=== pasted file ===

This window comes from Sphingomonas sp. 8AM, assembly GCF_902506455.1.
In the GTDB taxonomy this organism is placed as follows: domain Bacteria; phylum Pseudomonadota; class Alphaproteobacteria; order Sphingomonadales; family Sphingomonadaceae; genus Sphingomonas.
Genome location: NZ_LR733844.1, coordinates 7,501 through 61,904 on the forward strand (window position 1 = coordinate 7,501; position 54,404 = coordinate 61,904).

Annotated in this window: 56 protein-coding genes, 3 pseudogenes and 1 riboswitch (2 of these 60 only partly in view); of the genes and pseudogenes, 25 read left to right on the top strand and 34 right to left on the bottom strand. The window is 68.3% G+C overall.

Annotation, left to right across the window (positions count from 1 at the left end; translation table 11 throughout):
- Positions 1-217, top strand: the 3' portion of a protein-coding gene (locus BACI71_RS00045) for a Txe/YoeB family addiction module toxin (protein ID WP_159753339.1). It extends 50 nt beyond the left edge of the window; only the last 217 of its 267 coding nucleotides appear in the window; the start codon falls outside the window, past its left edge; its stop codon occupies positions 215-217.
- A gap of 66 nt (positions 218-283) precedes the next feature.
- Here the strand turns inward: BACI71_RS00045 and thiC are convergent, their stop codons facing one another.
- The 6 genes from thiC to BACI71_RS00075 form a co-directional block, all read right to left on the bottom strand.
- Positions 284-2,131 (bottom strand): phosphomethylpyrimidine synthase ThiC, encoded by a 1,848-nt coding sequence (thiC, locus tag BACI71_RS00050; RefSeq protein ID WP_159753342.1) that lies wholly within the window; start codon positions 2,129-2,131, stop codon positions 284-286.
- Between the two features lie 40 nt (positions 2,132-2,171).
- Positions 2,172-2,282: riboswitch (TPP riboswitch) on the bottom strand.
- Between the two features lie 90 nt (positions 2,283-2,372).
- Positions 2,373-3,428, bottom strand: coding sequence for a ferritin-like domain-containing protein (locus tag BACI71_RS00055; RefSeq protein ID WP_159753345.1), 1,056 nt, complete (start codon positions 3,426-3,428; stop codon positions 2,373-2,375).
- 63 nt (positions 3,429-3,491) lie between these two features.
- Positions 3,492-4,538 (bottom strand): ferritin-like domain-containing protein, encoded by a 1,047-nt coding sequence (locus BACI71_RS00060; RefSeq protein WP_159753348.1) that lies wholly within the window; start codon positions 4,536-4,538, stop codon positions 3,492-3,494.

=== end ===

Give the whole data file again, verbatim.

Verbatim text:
This window comes from Sphingomonas sp. 8AM, assembly GCF_902506455.1.
In the GTDB taxonomy this organism is placed as follows: domain Bacteria; phylum Pseudomonadota; class Alphaproteobacteria; order Sphingomonadales; family Sphingomonadaceae; genus Sphingomonas.
Genome location: NZ_LR733844.1, coordinates 7,501 through 61,904 on the forward strand (window position 1 = coordinate 7,501; position 54,404 = coordinate 61,904).

Annotated in this window: 56 protein-coding genes, 3 pseudogenes and 1 riboswitch (2 of these 60 only partly in view); of the genes and pseudogenes, 25 read left to right on the top strand and 34 right to left on the bottom strand. The window is 68.3% G+C overall.

Annotation, left to right across the window (positions count from 1 at the left end; translation table 11 throughout):
- Positions 1-217, top strand: the 3' portion of a protein-coding gene (locus BACI71_RS00045) for a Txe/YoeB family addiction module toxin (protein ID WP_159753339.1). It extends 50 nt beyond the left edge of the window; only the last 217 of its 267 coding nucleotides appear in the window; the start codon falls outside the window, past its left edge; its stop codon occupies positions 215-217.
- A gap of 66 nt (positions 218-283) precedes the next feature.
- Here the strand turns inward: BACI71_RS00045 and thiC are convergent, their stop codons facing one another.
- The 6 genes from thiC to BACI71_RS00075 form a co-directional block, all read right to left on the bottom strand.
- Positions 284-2,131 (bottom strand): phosphomethylpyrimidine synthase ThiC, encoded by a 1,848-nt coding sequence (thiC, locus tag BACI71_RS00050; RefSeq protein ID WP_159753342.1) that lies wholly within the window; start codon positions 2,129-2,131, stop codon positions 284-286.
- Between the two features lie 40 nt (positions 2,132-2,171).
- Positions 2,172-2,282: riboswitch (TPP riboswitch) on the bottom strand.
- Between the two features lie 90 nt (positions 2,283-2,372).
- Positions 2,373-3,428, bottom strand: coding sequence for a ferritin-like domain-containing protein (locus tag BACI71_RS00055; RefSeq protein ID WP_159753345.1), 1,056 nt, complete (start codon positions 3,426-3,428; stop codon positions 2,373-2,375).
- 63 nt (positions 3,429-3,491) lie between these two features.
- Positions 3,492-4,538 (bottom strand): ferritin-like domain-containing protein, encoded by a 1,047-nt coding sequence (locus BACI71_RS00060; RefSeq protein WP_159753348.1) that lies wholly within the window; start codon positions 4,536-4,538, stop codon positions 3,492-3,494.